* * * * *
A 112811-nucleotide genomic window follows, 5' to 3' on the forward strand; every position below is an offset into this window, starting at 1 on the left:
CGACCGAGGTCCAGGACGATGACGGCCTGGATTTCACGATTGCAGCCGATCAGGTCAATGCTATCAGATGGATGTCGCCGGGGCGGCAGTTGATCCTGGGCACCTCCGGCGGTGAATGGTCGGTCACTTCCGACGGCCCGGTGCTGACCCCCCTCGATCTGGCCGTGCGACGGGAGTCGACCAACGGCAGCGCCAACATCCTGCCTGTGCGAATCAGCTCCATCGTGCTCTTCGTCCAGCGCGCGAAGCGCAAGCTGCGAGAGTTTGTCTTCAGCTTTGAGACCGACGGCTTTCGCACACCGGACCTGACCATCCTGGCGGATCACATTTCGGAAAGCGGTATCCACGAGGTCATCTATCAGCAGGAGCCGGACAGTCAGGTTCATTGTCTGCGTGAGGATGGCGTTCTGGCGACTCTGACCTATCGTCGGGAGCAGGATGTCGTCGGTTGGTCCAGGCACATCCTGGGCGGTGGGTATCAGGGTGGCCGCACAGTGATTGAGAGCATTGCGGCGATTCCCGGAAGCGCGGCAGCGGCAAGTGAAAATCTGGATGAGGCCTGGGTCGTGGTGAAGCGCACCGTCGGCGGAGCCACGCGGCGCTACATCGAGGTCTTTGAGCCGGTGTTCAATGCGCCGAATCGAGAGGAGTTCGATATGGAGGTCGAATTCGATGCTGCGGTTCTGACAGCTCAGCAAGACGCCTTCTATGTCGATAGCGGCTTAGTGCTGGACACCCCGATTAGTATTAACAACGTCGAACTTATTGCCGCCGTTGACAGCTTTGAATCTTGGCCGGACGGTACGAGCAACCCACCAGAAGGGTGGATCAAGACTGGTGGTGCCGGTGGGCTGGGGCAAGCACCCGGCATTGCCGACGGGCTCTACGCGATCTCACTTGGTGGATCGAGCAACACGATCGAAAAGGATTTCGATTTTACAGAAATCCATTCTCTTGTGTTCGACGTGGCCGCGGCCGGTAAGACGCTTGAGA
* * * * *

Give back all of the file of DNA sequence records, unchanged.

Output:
A 112811-nucleotide genomic window follows, 5' to 3' on the forward strand; every position below is an offset into this window, starting at 1 on the left:
CGACCGAGGTCCAGGACGATGACGGCCTGGATTTCACGATTGCAGCCGATCAGGTCAATGCTATCAGATGGATGTCGCCGGGGCGGCAGTTGATCCTGGGCACCTCCGGCGGTGAATGGTCGGTCACTTCCGACGGCCCGGTGCTGACCCCCCTCGATCTGGCCGTGCGACGGGAGTCGACCAACGGCAGCGCCAACATCCTGCCTGTGCGAATCAGCTCCATCGTGCTCTTCGTCCAGCGCGCGAAGCGCAAGCTGCGAGAGTTTGTCTTCAGCTTTGAGACCGACGGCTTTCGCACACCGGACCTGACCATCCTGGCGGATCACATTTCGGAAAGCGGTATCCACGAGGTCATCTATCAGCAGGAGCCGGACAGTCAGGTTCATTGTCTGCGTGAGGATGGCGTTCTGGCGACTCTGACCTATCGTCGGGAGCAGGATGTCGTCGGTTGGTCCAGGCACATCCTGGGCGGTGGGTATCAGGGTGGCCGCACAGTGATTGAGAGCATTGCGGCGATTCCCGGAAGCGCGGCAGCGGCAAGTGAAAATCTGGATGAGGCCTGGGTCGTGGTGAAGCGCACCGTCGGCGGAGCCACGCGGCGCTACATCGAGGTCTTTGAGCCGGTGTTCAATGCGCCGAATCGAGAGGAGTTCGATATGGAGGTCGAATTCGATGCTGCGGTTCTGACAGCTCAGCAAGACGCCTTCTATGTCGATAGCGGCTTAGTGCTGGACACCCCGATTAGTATTAACAACGTCGAACTTATTGCCGCCGTTGACAGCTTTGAATCTTGGCCGGACGGTACGAGCAACCCACCAGAAGGGTGGATCAAGACTGGTGGTGCCGGTGGGCTGGGGCAAGCACCCGGCATTGCCGACGGGCTCTACGCGATCTCACTTGGTGGATCGAGCAACACGATCGAAAAGGATTTCGATTTTACAGAAATCCATTCTCTTGTGTTCGACGTGGCCGCGGCCGGTAAGACGCTTGAGA